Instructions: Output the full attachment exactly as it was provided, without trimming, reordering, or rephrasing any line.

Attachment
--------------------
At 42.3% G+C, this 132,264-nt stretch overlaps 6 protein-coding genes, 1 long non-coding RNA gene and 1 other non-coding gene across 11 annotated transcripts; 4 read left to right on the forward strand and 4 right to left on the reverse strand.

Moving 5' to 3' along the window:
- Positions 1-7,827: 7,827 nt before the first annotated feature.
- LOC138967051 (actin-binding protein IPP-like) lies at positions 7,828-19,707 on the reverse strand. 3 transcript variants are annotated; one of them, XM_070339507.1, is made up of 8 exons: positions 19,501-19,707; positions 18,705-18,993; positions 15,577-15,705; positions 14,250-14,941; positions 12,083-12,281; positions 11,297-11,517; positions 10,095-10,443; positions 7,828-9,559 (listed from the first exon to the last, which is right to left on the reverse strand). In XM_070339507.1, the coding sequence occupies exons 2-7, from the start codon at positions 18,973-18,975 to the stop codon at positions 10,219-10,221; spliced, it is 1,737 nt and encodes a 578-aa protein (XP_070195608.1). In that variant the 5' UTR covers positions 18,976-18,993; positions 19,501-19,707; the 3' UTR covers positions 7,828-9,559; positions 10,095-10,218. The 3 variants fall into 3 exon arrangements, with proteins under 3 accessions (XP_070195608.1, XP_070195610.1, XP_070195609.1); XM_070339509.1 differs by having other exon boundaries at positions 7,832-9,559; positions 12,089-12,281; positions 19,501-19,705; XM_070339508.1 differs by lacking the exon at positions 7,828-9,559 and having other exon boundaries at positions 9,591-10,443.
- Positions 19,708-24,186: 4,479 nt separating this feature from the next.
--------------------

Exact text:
At 42.3% G+C, this 132,264-nt stretch overlaps 6 protein-coding genes, 1 long non-coding RNA gene and 1 other non-coding gene across 11 annotated transcripts; 4 read left to right on the forward strand and 4 right to left on the reverse strand.

Moving 5' to 3' along the window:
- Positions 1-7,827: 7,827 nt before the first annotated feature.
- LOC138967051 (actin-binding protein IPP-like) lies at positions 7,828-19,707 on the reverse strand. 3 transcript variants are annotated; one of them, XM_070339507.1, is made up of 8 exons: positions 19,501-19,707; positions 18,705-18,993; positions 15,577-15,705; positions 14,250-14,941; positions 12,083-12,281; positions 11,297-11,517; positions 10,095-10,443; positions 7,828-9,559 (listed from the first exon to the last, which is right to left on the reverse strand). In XM_070339507.1, the coding sequence occupies exons 2-7, from the start codon at positions 18,973-18,975 to the stop codon at positions 10,219-10,221; spliced, it is 1,737 nt and encodes a 578-aa protein (XP_070195608.1). In that variant the 5' UTR covers positions 18,976-18,993; positions 19,501-19,707; the 3' UTR covers positions 7,828-9,559; positions 10,095-10,218. The 3 variants fall into 3 exon arrangements, with proteins under 3 accessions (XP_070195608.1, XP_070195610.1, XP_070195609.1); XM_070339509.1 differs by having other exon boundaries at positions 7,832-9,559; positions 12,089-12,281; positions 19,501-19,705; XM_070339508.1 differs by lacking the exon at positions 7,828-9,559 and having other exon boundaries at positions 9,591-10,443.
- Positions 19,708-24,186: 4,479 nt separating this feature from the next.